News / Africa

    Human Health Depends on Biodiversity

    Multimedia

    Audio
    Joe DeCapua

    There’s a good reason why people should be concerned about having a healthy environment containing lots of animal and plant species. A new study says the loss of biodiversity may make humans more vulnerable to infectious diseases.

    Biodiversity is one of the ways to measure the health of an eco-system.   And the healthier an eco-system is, the better off we are.  That’s because animals, plants and even microbes can act as a buffer between people and pathogens.

    Associate Professor Felicia Keesing, an ecologist at Bard College in Annandale, New York, is the lead author of the study.

    “Biodiversity is the diversity of genes, species and eco-systems that occupy the earth.  Most of the time when we talk about biodiversity, we mean the diversity of species,” she says.

    Keesing says the study adds a new reason to protect the environment.

    “People have always recognized that there’s some sort of esthetic value in having all of these different creatures living on earth with us.  Many people feel that there’s an ethical responsibility to protect them.  But in the last couple of decades, scientists have begun to document ways in which biodiversity is actually providing services to us.  Such services become practical reasons for protecting biodiversity as well,” she says.

    It’s long been known that biodiversity helps provide clean water, cycles nutrients through the eco-system, and absorbs carbon from the atmosphere.  But Keesing says the fact that biodiversity protects humans from disease is a compelling reason for conservation.

    Sucking up pathogens

    Keesing says, “What we’ve seen over and over again in different studies that we describe in our paper is that in diverse systems the species that are present either reduce the number of disease bearing organisms by competing with them.  Or they suck up pathogens, sort of vacuum up pathogens, and then don’t transmit them again.”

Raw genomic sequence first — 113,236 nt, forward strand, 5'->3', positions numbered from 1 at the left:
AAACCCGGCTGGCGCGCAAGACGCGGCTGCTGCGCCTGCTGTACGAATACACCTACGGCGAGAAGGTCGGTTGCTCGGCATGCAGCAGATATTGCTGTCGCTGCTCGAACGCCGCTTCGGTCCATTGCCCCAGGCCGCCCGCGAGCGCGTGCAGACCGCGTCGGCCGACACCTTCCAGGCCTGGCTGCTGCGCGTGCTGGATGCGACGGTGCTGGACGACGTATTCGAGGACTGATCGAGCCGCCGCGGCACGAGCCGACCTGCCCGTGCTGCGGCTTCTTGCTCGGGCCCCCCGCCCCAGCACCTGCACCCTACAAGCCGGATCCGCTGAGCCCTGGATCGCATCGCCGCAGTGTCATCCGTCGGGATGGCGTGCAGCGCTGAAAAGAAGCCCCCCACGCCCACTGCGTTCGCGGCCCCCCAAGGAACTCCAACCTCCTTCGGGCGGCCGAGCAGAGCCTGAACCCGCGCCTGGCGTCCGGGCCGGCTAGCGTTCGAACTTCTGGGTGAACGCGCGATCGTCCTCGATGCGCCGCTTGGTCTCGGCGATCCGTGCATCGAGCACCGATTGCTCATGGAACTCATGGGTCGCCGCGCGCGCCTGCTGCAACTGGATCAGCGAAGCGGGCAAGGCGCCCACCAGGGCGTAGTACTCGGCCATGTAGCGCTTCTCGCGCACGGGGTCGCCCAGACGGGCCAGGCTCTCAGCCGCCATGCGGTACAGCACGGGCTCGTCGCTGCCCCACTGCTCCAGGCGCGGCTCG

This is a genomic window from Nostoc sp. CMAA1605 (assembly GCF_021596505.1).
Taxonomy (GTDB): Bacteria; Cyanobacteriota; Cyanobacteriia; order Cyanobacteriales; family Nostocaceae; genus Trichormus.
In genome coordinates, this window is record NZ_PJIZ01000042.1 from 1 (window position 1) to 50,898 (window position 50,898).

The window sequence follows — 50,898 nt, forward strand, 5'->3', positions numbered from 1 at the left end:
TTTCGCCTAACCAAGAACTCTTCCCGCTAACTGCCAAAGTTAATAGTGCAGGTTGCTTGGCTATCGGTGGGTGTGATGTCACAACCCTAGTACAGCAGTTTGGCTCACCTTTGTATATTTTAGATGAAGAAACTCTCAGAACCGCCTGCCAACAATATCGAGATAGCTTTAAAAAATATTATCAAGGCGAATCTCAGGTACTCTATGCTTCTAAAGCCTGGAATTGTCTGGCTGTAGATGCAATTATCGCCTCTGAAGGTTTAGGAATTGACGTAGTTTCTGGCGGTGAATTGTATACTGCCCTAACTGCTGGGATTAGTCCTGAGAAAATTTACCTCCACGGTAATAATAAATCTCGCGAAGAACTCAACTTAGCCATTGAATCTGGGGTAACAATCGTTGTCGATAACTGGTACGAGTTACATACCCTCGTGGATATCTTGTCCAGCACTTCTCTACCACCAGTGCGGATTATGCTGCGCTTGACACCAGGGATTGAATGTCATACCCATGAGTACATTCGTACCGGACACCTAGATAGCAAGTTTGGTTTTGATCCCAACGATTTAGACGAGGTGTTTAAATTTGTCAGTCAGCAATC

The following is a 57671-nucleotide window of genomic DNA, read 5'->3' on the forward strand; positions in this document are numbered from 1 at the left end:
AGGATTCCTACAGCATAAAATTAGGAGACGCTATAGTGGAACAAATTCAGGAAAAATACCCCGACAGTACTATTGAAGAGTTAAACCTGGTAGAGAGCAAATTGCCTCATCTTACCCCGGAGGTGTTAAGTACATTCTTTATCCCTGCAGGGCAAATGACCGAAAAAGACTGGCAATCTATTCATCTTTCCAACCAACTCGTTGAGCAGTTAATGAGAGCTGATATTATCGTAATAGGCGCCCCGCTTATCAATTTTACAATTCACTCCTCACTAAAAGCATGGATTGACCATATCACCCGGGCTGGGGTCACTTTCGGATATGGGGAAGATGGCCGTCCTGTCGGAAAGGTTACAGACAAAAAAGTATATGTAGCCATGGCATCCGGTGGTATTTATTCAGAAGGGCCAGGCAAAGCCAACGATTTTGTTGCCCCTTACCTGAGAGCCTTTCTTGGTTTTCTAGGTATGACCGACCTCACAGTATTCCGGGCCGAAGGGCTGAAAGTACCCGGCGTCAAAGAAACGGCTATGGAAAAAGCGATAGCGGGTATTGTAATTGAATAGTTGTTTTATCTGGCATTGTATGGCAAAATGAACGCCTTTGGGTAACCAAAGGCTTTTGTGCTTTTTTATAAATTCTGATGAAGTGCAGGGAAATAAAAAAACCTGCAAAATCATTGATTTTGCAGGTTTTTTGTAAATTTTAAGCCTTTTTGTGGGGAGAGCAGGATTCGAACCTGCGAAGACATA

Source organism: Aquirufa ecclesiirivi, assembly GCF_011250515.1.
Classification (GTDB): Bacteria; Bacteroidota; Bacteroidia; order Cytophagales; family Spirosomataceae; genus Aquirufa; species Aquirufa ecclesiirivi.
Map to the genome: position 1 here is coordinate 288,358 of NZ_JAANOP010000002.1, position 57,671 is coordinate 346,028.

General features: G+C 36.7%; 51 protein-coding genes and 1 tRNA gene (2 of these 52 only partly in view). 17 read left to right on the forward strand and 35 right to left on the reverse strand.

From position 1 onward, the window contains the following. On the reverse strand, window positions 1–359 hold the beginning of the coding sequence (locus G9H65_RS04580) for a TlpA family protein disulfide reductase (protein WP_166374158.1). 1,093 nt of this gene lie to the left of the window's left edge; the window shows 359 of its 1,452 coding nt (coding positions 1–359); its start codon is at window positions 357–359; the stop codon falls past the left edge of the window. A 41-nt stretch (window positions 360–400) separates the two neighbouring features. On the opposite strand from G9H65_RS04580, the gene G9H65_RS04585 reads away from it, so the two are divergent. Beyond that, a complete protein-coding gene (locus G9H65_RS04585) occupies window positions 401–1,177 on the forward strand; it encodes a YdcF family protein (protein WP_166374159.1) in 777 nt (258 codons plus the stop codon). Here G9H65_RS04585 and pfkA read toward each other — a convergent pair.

That protection suffers as biodiversity is lost.  Keesing says one example is Lyme Disease, which is a common tick-borne bacterial illness in the United States.

    “If you have a low diversity system, the species that are present always include white footed mice.  And white footed mice are very, very good at transmitting the Lyme bacterium back out so that humans are at risk,” she says.

    Eco-systems under attack

    Biodiversity faces many threats all over the world.  The biggest, she says, is land conversion.

    “We’re destroying habitats,” she says, “So there are fewer places for organisms to live.  But there are also a lot of other threats.  The key ones are also climate change.  So as the climate changes species are struggling and in some cases going extinct because they can’t adapt quickly enough – or they have nowhere to go that has the appropriate environmental conditions.”

    Other threats to biodiversity include the spread of invasive species of plants and animals, as well as overhunting or overharvesting of species.

    “In many ways, the biggest threat is that all of these things are happening at the same time and interacting with each other,” she says.

    Keesing rejects the idea that the loss of biodiversity is simply a matter of survival of the fittest, with humans being the most fit.

    “Our survival,” she says, “is actually linked to the survival of these other species.  So, neither our short term nor our long term survival prospects are increased because we’re destroying other species.”

    Scientists are also considering what a loss of biodiversity means for such diseases as Ebola in Africa.  In other words, could it mean the disease could become more common and spread to new areas if there’s a weak biodiversity buffer?

    The Bard College associate professor says the effects of biodiversity loss are so clear, there’s no reason to delay protecting the Earth’s eco-systems.

    You May Like

    Clinton, Trump and the 'Woman’s Card'

    Ask supporters of Democratic front-runner in US presidential campaign, and they’ll tell you Republican presidential candidate is playing a dangerous hand

    Russian Censorship Group Seeks Chinese Help to Better Control Internet

    At recent Safe Internet League forum in Moscow, speakers from both nations underscored desire for authorities to further limit and control information online

    Video Makeshift Pakistani School Helps Slum Kids

    Free classes in Islamabad park serve a few of the country’s nearly 25 million out-of-school youths; NGO cites ‘education crisis’

    This forum has been closed.
    Comments
         
    There are no comments in this forum. Be first and add one

    By the Numbers

    Featured Videos

    Your JavaScript is turned off or you have an old version of Adobe's Flash Player. Get the latest Flash player.